“When I first got on the bus, I had no idea of the kind of danger that we would be in,” Thomas said. “… I thought it would be simply an extension of what I was doing in terms of sitting in. I had no idea of the kind of violence that would occur.”
Yet Thomas would face that violence — and imprisonment — again and again. The integrated bus he rode into the Deep South would be firebombed. He would be beaten, threatened and placed in solitary confinement for taking a stand.
“People were asking me, ‘haven’t you had enough? Are you crazy?’ ” Thomas said. “I said, ‘no I’ve got to see this thing through.’ ”
See it through he did, Thomas told the UW-Green Bay audience, many of whom were moved to tears by his address. One of just four of the original 13 Freedom Riders who are still living, Thomas last year celebrated five decades since the groundbreaking rides — and the progress that’s been made. He also reflected on what still needs to be done.
“We all are aware, of course, of what has happened, and how the country has changed,” he said. “But one of the areas that I’d like to see greater change (in) is the relationships between blacks and whites, whether it’s in the South or the North. When we went back last year for the 50th anniversary of the Freedom Ride, we called it a journey of reconciliation.”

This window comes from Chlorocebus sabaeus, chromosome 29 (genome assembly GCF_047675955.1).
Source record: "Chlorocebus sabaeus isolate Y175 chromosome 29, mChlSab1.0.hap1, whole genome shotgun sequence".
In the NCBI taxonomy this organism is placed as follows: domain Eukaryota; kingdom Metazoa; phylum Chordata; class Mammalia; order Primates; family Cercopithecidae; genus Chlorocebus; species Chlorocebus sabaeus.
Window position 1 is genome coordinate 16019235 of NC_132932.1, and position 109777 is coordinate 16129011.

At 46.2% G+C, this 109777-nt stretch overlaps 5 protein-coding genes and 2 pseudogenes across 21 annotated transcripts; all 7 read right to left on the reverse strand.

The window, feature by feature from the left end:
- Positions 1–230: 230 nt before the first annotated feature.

That reconciliation needs to happen not just in the South, but everywhere, Thomas said. Frustration and anger may accompany the journey, but it will be worth it in the end.
“People ask me, do ever I get angry?” Thomas said. “Yes, I do. I do get angry about what happened. But I was able to re-channel that anger. Living well is always the best revenge.”
Click here to also see a photo gallery from the Feb. 15 event.